Olympe was arrested on 20 July 1793.
Three weeks before that, she was moving her furniture from Paris to a small house she had bought in the countryside near Tours, and where she was about to retire. She had been away visiting properties and spending time with her son, but had come back to Paris to see to the removal of her things.
Olympe knew that by being in Paris, and publishing more political tracts, she was putting herself at risk. But the decree against the Gironde had just been issued and she felt she had to do something. Her Political Testament, written at time, reflects her anger and uneasiness:
If, in a final effort, I can still save the republic, (chose publique), I desire that even while they immolate me to their fury, my sacrificers still envy my fate. And if one day, posterity notices women, perhaps the memory of my name will be of value. I have planned everything. I know that my death is unavoidable, but how beautiful and glorious it is, for a well-born soul, when ignominious death threatens all good citizens, still to give one's life for our dying country!
Her next tract, The Three Urns, is an attack on the Paris Commune.
It is printed by her imprimeur, Longuet, on 15 July. He draws 1000 copies. She sends a copy to the committee of public safety, and one to Herault de Seychelle, then she waits a few days - no reply, which she takes to mean that she can go ahead. Her distributer, or afficheur, is a Citizen Meunier who lives in the Rue de la Huchette.
On 20 July, Olympe leaves her apartment on the Ile de la Cite, crosses the bridge St Michel, and turns left into the Rue de la Huchette. The Pont St Michel and the Rue de la Huchette are still there. The actual Pont St Michel dates from the mid-nineteenth century. Earlier photographs show a similar looking bridge, with four arches, rather than two, and less flat. And back in the eighteenth century, it would still have had the more traditional aspect of the Medieval bridge, it would have been covered in wooden shops and houses.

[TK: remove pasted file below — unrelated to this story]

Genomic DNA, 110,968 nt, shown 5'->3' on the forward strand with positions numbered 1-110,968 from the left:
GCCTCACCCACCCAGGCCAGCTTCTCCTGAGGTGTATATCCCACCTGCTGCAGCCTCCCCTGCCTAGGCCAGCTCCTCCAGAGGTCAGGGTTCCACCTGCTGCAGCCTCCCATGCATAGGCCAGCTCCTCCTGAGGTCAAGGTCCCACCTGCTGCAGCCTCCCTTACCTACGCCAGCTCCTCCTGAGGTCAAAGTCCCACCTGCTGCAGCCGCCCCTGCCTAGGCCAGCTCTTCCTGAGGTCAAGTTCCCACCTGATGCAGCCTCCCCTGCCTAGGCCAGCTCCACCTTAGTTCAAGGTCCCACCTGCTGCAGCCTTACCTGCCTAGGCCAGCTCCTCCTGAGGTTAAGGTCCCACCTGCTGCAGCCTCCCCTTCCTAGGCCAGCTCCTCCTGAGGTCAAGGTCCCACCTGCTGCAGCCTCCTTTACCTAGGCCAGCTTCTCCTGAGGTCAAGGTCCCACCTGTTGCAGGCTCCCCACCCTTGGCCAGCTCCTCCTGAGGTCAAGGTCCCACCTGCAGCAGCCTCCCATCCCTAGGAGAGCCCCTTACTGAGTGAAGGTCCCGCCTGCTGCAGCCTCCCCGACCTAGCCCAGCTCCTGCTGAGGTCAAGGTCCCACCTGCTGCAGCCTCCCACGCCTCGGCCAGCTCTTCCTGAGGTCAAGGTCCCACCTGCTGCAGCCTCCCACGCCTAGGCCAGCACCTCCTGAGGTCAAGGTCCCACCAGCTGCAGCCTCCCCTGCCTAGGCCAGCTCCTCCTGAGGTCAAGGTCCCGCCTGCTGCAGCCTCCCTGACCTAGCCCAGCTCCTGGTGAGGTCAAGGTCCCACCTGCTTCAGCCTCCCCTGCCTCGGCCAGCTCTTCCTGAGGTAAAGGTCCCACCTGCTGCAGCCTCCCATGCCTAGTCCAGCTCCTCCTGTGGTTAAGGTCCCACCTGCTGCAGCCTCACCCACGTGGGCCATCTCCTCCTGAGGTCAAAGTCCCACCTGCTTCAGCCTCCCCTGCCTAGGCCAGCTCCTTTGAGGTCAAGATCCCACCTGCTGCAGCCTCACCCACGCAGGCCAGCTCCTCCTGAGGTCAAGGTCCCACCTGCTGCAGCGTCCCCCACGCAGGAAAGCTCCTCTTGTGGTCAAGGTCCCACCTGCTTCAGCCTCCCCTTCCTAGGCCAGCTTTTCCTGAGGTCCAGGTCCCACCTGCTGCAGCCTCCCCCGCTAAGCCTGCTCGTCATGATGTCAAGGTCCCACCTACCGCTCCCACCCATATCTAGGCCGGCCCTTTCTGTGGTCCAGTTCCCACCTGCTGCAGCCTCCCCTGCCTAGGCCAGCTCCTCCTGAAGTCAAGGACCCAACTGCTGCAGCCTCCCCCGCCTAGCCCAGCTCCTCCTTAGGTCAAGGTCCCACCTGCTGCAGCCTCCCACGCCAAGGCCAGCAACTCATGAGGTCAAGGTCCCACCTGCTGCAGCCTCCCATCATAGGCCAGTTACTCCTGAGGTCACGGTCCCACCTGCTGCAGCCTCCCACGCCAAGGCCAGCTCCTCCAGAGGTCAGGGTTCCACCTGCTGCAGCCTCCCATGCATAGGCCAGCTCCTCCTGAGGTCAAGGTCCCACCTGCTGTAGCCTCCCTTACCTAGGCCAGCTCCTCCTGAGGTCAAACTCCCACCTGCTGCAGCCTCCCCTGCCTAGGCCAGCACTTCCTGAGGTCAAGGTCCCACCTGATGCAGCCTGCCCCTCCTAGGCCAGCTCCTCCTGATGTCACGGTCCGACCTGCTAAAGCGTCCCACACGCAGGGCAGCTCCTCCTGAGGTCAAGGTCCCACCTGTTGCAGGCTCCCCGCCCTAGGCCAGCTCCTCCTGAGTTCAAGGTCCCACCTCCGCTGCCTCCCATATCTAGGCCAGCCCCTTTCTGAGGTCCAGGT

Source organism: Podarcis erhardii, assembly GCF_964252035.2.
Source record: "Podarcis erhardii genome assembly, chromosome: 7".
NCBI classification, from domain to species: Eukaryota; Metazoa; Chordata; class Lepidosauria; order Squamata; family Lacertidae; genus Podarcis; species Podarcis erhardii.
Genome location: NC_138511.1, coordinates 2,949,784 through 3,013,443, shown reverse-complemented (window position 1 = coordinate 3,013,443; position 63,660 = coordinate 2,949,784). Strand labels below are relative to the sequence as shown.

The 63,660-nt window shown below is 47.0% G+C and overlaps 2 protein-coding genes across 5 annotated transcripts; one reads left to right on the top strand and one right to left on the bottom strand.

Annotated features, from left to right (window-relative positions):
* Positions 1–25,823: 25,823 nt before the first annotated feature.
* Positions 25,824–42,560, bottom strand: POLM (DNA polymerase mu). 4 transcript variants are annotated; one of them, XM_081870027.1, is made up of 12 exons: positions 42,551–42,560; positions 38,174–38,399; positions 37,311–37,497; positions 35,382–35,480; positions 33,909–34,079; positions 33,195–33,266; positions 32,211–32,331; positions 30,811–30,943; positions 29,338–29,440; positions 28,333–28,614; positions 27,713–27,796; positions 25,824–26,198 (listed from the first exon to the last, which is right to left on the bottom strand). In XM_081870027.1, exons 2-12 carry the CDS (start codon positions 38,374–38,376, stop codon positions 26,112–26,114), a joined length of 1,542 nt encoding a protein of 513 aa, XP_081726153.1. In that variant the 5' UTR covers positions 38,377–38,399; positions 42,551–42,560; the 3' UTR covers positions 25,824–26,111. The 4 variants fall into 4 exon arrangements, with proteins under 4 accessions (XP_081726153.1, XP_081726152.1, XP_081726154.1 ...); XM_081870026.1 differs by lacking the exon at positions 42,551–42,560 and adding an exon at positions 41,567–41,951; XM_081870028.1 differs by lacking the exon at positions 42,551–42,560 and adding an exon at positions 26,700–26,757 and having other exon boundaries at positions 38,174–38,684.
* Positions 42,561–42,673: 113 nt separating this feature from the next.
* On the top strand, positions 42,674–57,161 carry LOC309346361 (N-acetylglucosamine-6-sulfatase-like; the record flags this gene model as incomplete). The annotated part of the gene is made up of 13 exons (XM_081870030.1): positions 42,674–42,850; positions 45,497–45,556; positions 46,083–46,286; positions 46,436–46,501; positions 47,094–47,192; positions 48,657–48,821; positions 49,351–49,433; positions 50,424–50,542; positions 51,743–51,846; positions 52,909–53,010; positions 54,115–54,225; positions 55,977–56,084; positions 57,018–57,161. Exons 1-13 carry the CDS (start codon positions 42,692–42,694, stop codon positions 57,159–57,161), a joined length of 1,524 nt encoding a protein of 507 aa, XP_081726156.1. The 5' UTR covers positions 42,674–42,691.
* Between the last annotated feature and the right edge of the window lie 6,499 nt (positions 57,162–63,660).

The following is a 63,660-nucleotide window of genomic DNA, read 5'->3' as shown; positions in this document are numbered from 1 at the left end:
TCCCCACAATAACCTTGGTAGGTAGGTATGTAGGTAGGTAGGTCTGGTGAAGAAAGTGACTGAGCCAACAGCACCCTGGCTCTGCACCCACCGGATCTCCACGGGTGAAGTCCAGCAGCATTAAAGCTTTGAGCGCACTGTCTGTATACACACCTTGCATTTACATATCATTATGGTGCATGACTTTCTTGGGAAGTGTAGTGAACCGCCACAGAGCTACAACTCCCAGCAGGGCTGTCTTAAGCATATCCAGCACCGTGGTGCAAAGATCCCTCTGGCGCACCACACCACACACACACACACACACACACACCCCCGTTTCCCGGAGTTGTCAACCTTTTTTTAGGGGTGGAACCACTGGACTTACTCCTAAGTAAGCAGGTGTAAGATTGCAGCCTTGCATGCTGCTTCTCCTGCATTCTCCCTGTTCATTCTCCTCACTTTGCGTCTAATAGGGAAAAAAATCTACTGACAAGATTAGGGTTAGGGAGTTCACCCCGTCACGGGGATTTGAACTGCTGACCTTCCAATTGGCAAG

The members of the Commune are reputed to have met in a tavern on the Rue de la Huchette. If true, this may well have influenced Meunier's decision not to post Olympe's Three Urns. What he actually told her, on the morning of her arrest, is that he was worried that it would rain. One imagines Olympe looking up at the clear sky, puzzled, before she set out to find another distributor on the Pont St Michel. But when she got there, Meunier's daugher, who had followed her pointed her out to three policemen and members of the national guard, She was arrested her and taken to the Depot prison of the Mairie.
On the afternoon of 2 September 1792, the Tocsin was rung, and and canon was shot as an alarm. Word was out that France had lost Verdun, and the traitors to the republic were blamed - they must have spread intelligence. Who were the traitors? Mostly two kinds: the aristocrats, and the priests who had refused to pledge allegiance to the new civic religion, known as the refractory priests.
But most of those were in prison.
Manon reports the following anecdote: her husband was then minister of the interior, and one of his deputies came to alert the Paris Commune that some of the prisoners might be at risk. Danton replied testily:
"I don't give a fuck for the prisoners or what happens to them!" (Portrait de Danton).
There was indeed cause for worry: the last time the tocsin was rung and the canon shot was the 10 August, when the Parisians stormed the Tuileries, where the King and his family was held, and massacred the Swiss guards who were there for their protection. The King and Queen were now at the Temple prison, and quite safe for the time being. But the Swiss guards that survived, and some of the nobles of their entourage, such as the Princess of Lamballe, were in the Paris prisons.
By the evening of 5 September, most of them were dead.
The British Caricaturist James Gilray published the following picture of a sans-culotte (here depicted literally without trousers!) family eating the flesh of their victims after a day of murders.
Unfortunately the caricature was not as far from the truth as it might have been, as Manon reports to a friend a few days later.
"If you knew the horrible details of these expeditions! Women are brutally raped, before these tigers tear them apart, entrails are worn as ribbons, human flesh eaten, still bleeding! You know my enthusiasm for the Revolution, well, I am ashamed of it. It has been stained by scelerats, it has become ugly!|"| (letter to Bancal, 9 September 1792)."
This episode marked a turn in the Revolution. Those who had been critical of the Commune, or Robespierre, Danton, and Marat - "My friend Danton leads all, Robespierre is his dummy, Marat holds his torch and his knife." - were now reluctant to have anything to do with them. By January, Roland had handed in his demission from the ministry, on 1 June, his wife was arrested, and on 2 June a decree for the arrest of the Girondins was issued. By November, all were dead.
"The whole of Paris let it happen... the whole of Paris is damned in my eyes, and I no longer hope that liberty may take root amongst such cowards, insensible to the worst outrages inflicted on nature and humanity, cold spectators of attacks that could easily have been prevented by fifty armed men." (Memoires)